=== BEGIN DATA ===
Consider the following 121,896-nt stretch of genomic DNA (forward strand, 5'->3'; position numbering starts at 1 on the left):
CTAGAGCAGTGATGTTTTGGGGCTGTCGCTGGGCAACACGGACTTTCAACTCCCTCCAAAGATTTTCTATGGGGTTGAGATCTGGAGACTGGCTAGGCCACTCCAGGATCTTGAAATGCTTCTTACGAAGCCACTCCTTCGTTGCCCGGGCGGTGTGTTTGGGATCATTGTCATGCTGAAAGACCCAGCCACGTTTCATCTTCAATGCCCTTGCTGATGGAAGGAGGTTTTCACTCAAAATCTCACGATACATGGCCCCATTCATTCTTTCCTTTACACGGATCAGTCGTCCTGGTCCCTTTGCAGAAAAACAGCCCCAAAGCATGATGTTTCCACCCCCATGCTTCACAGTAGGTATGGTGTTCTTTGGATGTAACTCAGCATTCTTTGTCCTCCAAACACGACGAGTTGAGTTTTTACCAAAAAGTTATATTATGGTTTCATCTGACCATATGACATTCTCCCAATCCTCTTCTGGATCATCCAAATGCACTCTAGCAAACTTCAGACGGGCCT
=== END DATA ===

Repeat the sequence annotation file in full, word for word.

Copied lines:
Consider the following 121,896-nt stretch of genomic DNA (forward strand, 5'->3'; position numbering starts at 1 on the left):
CTAGAGCAGTGATGTTTTGGGGCTGTCGCTGGGCAACACGGACTTTCAACTCCCTCCAAAGATTTTCTATGGGGTTGAGATCTGGAGACTGGCTAGGCCACTCCAGGATCTTGAAATGCTTCTTACGAAGCCACTCCTTCGTTGCCCGGGCGGTGTGTTTGGGATCATTGTCATGCTGAAAGACCCAGCCACGTTTCATCTTCAATGCCCTTGCTGATGGAAGGAGGTTTTCACTCAAAATCTCACGATACATGGCCCCATTCATTCTTTCCTTTACACGGATCAGTCGTCCTGGTCCCTTTGCAGAAAAACAGCCCCAAAGCATGATGTTTCCACCCCCATGCTTCACAGTAGGTATGGTGTTCTTTGGATGTAACTCAGCATTCTTTGTCCTCCAAACACGACGAGTTGAGTTTTTACCAAAAAGTTATATTATGGTTTCATCTGACCATATGACATTCTCCCAATCCTCTTCTGGATCATCCAAATGCACTCTAGCAAACTTCAGACGGGCCT